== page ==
My GO-TO Sewing Supplies

Saturday, October 8, 2016

Hey everyone. I hope everyone is doing well. Today's post is about my favorite sewing supplies. This are what I use all the time and make the whole process so much easier.

Here they are:

1) Tailors Chalk- This helps mark your fabric for darts or for cutting. It washes off. You can even use chalk pencils as well.

2) Measuring Tape- This one is obvious. I have about 12 of them.

3) Tracing Wheel- This is useful because it transfers pattern shapes to paper.

4) Ruler- For obvious reasons

5) A good pair of fabric scissors

6) Pencils, Pens and Sharpie Markers

7) Straight pins and a magnet pin holder.

8) Binder to keep all my small patterns

9) Dresser to hold sewing patterns (I have an entire dresser holding all my sewing patterns)

10) A good desk that doesn't shake when machine is in use

11) Shelves/ Cubical to hold all your fabric

12) Dry erase board so you can write due dates of projects.

These are my go-to items and of course it depends on what projects I'm working on. If my favorites change I will update the list.

I hope everyone has a great rest of their Saturday :)


How to Fasten Threads

Wednesday, October 5, 2016

Hey everyone. Today I wanted to post a couple of tips on how to fasten threads.

Tailor's Knot

On better garments, a tailor's knot is used instead of a backtack to fasten the threads at the end of a row of machine stitching. To make a tailors knot:

1) Pull the needle thread through to the wrong side of the garment and give both threads a sharp tug.
2) Twist the threads together once or twice so they will be easy to handle.
3) Make an overhand knot to set the knot at the end of the row of stitching. The tailor's knot wont hold securely if it isn't close to the fabric. It may take some practice to set the knot perfectly.

To set the knot closer to the fabric, insert a needle into the large loop and then tighten the knot.



How to Stitch Piping on Curves. Quick Tips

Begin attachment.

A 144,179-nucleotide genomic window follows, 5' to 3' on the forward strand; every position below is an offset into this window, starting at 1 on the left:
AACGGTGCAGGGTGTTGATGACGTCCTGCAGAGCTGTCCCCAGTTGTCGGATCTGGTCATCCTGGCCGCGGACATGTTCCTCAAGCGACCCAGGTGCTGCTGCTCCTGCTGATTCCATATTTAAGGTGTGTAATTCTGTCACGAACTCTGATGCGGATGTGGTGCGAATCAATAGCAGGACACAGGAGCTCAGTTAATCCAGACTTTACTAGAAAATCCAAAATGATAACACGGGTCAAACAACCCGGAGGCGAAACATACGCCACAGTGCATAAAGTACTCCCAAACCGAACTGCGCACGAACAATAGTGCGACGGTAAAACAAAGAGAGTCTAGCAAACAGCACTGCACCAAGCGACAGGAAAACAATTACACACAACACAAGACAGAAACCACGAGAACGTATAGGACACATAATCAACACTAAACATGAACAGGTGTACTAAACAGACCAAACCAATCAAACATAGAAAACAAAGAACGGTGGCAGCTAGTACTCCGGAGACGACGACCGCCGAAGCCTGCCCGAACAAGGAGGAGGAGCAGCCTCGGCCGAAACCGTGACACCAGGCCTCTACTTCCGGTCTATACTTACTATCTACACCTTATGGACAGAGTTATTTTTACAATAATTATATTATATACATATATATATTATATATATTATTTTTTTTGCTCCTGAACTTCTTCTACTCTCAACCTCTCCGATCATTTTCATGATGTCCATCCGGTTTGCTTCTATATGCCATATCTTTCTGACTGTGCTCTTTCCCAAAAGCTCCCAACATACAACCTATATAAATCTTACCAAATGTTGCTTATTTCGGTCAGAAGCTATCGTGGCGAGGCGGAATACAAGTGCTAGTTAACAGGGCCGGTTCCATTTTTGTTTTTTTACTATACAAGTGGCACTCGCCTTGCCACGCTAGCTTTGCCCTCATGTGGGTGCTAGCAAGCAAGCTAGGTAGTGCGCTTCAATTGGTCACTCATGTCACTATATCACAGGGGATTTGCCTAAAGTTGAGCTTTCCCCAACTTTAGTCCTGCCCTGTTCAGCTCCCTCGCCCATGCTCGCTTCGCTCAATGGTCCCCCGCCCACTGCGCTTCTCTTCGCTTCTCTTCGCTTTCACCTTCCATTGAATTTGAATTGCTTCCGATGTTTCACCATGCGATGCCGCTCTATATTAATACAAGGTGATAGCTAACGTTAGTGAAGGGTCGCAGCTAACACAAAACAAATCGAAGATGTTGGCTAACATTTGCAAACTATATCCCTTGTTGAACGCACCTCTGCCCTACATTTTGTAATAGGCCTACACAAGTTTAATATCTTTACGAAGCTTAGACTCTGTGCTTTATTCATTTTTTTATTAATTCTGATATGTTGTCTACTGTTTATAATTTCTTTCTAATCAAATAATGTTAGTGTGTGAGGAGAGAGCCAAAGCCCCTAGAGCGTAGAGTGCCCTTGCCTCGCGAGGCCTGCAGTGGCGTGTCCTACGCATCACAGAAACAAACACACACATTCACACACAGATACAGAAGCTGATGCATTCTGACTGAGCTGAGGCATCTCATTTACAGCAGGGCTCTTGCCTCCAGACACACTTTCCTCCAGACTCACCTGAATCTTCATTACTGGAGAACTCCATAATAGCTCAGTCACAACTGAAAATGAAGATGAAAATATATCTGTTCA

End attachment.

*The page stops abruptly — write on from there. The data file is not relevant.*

Hey everyone. Today I wanted to give a couple quick tips on how to stitch piping on curves. I hope you enjoy it.

It's easy to stitch piping on curves if you remember to follow a few general rules.

1) When sewing piping to edges with inward curves, such as neckline, and armscyes, clip the seam allowances on the piping and hold the piping taut so you can shape it out smoothly.
2) When sewing piping to edges with outward curves, such as collars pockets and flaps, ease the piping to the seam line so the finished edge wont curl under.
3)When piping a square neckline, hold the piping taut at the corner.
4) When piping cuffs and collars, clip the seam allowances on the piping and ease the piping at all of the corners.

I hope these quick tips are able to help you out. 

How to Edge Stitch

Good morning everyone. Today's blog post will be a short one, as I will be giving a quick DIY Tip on how to edge stitch a garment. I hope you enjoy it.

It's easy to edge stitch evenly and close to a folded or garment edge.

1) Change your machine presser foot to a wide straight-stitch or edge stitch foot.
2) Align the folded edge or seam line with the inside edge of the foot and set your stitch length at 12 SPI (2.0mm)
3) Stitch 1/16 from the folded edge or seam line.

If you don't have a edge stitch foot, use a zigzag foot.